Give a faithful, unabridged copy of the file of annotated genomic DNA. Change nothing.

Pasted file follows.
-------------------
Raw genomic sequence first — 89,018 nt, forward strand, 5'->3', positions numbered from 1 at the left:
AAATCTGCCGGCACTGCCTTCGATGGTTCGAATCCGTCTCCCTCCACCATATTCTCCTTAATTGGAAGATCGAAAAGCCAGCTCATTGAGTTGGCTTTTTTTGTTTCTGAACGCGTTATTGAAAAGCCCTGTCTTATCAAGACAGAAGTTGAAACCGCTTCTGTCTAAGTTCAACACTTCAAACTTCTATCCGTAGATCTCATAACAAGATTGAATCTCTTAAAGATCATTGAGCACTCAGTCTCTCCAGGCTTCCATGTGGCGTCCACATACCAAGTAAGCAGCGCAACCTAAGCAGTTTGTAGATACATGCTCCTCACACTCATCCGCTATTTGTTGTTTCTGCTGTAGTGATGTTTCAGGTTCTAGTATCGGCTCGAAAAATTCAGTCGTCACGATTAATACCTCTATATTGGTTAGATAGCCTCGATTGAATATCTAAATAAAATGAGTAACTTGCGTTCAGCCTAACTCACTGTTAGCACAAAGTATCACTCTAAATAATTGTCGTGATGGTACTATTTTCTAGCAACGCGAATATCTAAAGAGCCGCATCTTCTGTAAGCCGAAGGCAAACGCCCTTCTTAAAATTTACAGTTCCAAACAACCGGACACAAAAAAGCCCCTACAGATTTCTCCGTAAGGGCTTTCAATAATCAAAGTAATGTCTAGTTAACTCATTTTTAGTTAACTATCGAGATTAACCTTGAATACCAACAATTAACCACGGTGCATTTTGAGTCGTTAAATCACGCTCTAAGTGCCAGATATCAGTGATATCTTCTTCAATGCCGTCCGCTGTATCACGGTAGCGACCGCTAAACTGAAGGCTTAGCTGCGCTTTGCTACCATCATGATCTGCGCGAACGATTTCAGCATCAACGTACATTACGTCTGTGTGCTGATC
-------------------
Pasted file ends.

Raw genomic sequence first — 89,018 nt, forward strand, 5'->3', positions numbered from 1 at the left:
AAATCTGCCGGCACTGCCTTCGATGGTTCGAATCCGTCTCCCTCCACCATATTCTCCTTAATTGGAAGATCGAAAAGCCAGCTCATTGAGTTGGCTTTTTTTGTTTCTGAACGCGTTATTGAAAAGCCCTGTCTTATCAAGACAGAAGTTGAAACCGCTTCTGTCTAAGTTCAACACTTCAAACTTCTATCCGTAGATCTCATAACAAGATTGAATCTCTTAAAGATCATTGAGCACTCAGTCTCTCCAGGCTTCCATGTGGCGTCCACATACCAAGTAAGCAGCGCAACCTAAGCAGTTTGTAGATACATGCTCCTCACACTCATCCGCTATTTGTTGTTTCTGCTGTAGTGATGTTTCAGGTTCTAGTATCGGCTCGAAAAATTCAGTCGTCACGATTAATACCTCTATATTGGTTAGATAGCCTCGATTGAATATCTAAATAAAATGAGTAACTTGCGTTCAGCCTAACTCACTGTTAGCACAAAGTATCACTCTAAATAATTGTCGTGATGGTACTATTTTCTAGCAACGCGAATATCTAAAGAGCCGCATCTTCTGTAAGCCGAAGGCAAACGCCCTTCTTAAAATTTACAGTTCCAAACAACCGGACACAAAAAAGCCCCTACAGATTTCTCCGTAAGGGCTTTCAATAATCAAAGTAATGTCTAGTTAACTCATTTTTAGTTAACTATCGAGATTAACCTTGAATACCAACAATTAACCACGGTGCATTTTGAGTCGTTAAATCACGCTCTAAGTGCCAGATATCAGTGATATCTTCTTCAATGCCGTCCGCTGTATCACGGTAGCGACCGCTAAACTGAAGGCTTAGCTGCGCTTTGCTACCATCATGATCTGCGCGAACGATTTCAGCATCAACGTACATTACGTCTGTGTGCTGATC